The House with a Clock in Its Walls
Black, more than anyone else, should have been the one to wind up The House with a Clock in Its Walls. Too bad he doesn't…
A truism when it comes to dining out? If you eat at a restaurant whose main selling point is that its towering height or location near a natural wonder affords a feast for the eyes, chances are the food there will fall into the category of a disappointing afterthought.
That can also be the case when it comes to films whose primary attraction is their visual pizzazz. Too often there is a lack of there actually there beyond the wow factor. Consider the gorgeous backdrops of the 1998 Robin Williams-starring afterlife fantasy "What Dreams May Come": Looks, 10; story, ugh. “Avatar” might be the ultimate example of this syndrome as its eye-popping 3-D effects only underlined its barely multi-dimensional sci-fi screenplay.
Faring slightly better script-wise is the ambitious animated biopic “Loving Vincent.” That would be Vincent as in Van Gogh, the tormented 19th-century Dutch painter, who absorbed the essence of then-popular Impressionism and re-imagined it with his trademark brawny brushstrokes. That technique lent a unique vibrancy to his vividly hued renderings of the French countryside and portraits of acquaintances that are highlighted in the film. As a result, his output seems to be uniquely suited for what is being sold as the first-ever fully painted feature film. This rather melancholy if stiff account of the artist’s final weeks before he died in 1890 from what he claimed was a self-inflicted gunshot is neither consistently riveting nor all that original. But the movie at least benefits somewhat from focusing on this singular tragic soul—yes, Van Gogh is shown famously cutting off his left ear—whose work continues to fascinate us today.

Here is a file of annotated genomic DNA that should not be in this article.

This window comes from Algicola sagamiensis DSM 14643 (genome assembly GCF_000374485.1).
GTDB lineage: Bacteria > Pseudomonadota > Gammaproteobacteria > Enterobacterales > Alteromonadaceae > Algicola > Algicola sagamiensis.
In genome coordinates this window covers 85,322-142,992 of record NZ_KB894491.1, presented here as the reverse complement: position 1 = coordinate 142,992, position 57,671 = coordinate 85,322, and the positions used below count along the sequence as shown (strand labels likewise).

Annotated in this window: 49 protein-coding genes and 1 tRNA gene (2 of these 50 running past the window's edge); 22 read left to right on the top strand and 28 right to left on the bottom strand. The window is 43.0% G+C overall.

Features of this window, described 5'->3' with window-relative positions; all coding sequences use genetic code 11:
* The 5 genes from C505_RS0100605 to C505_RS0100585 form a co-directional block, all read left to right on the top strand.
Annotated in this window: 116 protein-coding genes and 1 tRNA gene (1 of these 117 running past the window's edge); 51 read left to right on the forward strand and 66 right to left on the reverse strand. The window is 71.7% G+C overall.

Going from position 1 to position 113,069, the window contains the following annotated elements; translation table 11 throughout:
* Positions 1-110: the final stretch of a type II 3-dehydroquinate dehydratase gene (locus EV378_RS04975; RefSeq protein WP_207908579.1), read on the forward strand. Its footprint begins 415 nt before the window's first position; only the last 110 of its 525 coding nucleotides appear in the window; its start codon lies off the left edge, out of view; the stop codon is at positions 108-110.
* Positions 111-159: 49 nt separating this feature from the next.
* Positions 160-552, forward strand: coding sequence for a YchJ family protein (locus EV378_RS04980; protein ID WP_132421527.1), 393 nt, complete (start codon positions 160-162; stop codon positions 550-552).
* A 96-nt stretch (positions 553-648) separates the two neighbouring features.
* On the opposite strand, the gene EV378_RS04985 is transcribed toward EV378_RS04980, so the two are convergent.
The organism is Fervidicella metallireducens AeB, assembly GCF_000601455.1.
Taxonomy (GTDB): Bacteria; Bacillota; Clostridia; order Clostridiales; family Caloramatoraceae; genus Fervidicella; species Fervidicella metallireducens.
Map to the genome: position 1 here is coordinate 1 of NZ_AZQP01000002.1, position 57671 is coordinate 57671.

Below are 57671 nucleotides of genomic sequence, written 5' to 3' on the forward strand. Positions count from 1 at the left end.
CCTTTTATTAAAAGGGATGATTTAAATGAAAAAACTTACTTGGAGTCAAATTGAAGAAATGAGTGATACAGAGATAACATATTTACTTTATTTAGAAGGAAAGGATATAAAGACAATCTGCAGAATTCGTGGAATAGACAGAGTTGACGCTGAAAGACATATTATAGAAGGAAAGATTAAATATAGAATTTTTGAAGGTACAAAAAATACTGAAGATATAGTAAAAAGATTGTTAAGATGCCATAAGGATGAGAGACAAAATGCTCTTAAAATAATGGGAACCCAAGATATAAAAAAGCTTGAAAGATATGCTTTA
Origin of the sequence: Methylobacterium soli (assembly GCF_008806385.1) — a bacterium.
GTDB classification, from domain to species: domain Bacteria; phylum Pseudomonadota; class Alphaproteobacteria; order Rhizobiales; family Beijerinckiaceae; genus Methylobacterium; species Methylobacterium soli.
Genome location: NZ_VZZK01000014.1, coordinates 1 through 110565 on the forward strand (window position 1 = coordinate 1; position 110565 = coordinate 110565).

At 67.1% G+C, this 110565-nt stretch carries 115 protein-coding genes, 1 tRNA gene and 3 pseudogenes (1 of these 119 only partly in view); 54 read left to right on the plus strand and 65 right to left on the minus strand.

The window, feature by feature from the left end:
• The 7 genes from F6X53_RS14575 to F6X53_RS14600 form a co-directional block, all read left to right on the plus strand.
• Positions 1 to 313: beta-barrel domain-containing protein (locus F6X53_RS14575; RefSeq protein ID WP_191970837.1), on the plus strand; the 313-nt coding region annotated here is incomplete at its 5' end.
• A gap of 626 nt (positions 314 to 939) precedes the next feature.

What is faultless, however, is the dedication and ambition of Dorota Kobiela and Hugh Welchman, the movie-making team behind this Polish-U.K. collaboration. Consider that this production required the services of 125 painting animators to create 65,000 oil-painted frames that incorporated 120 of Van Gogh’s better-known works–a process that took ten years to complete. If you ever wanted a masterpiece hanging in a gallery to come to life, your wish has been fully granted many times over.
Their visual experiment is intensely mesmerizing to watch as Van Gogh’s familiar stars radiate in the nighttime skies, flickering halos hover around candles, a river pulses with shimmery waves, rain falls like strips of rectangular confetti in shades of black and gray and golden wheat waltzes in fields. Bursts of kinetic energy vibrate in nearly every scene as if the screen were radioactive. But this electric surge is more than just window dressing. It captures the very reason why Van Gogh, whose genius was mostly unsung during his brief life, is often considered the father of modern art. A social misfit prone to bouts of depression, Van Gogh would devote the last decade of his 37 years to answering his calling. The result was over 800 oil paintings that bared his emotions in a way that offered a portal into the next century and continues to speak to us today.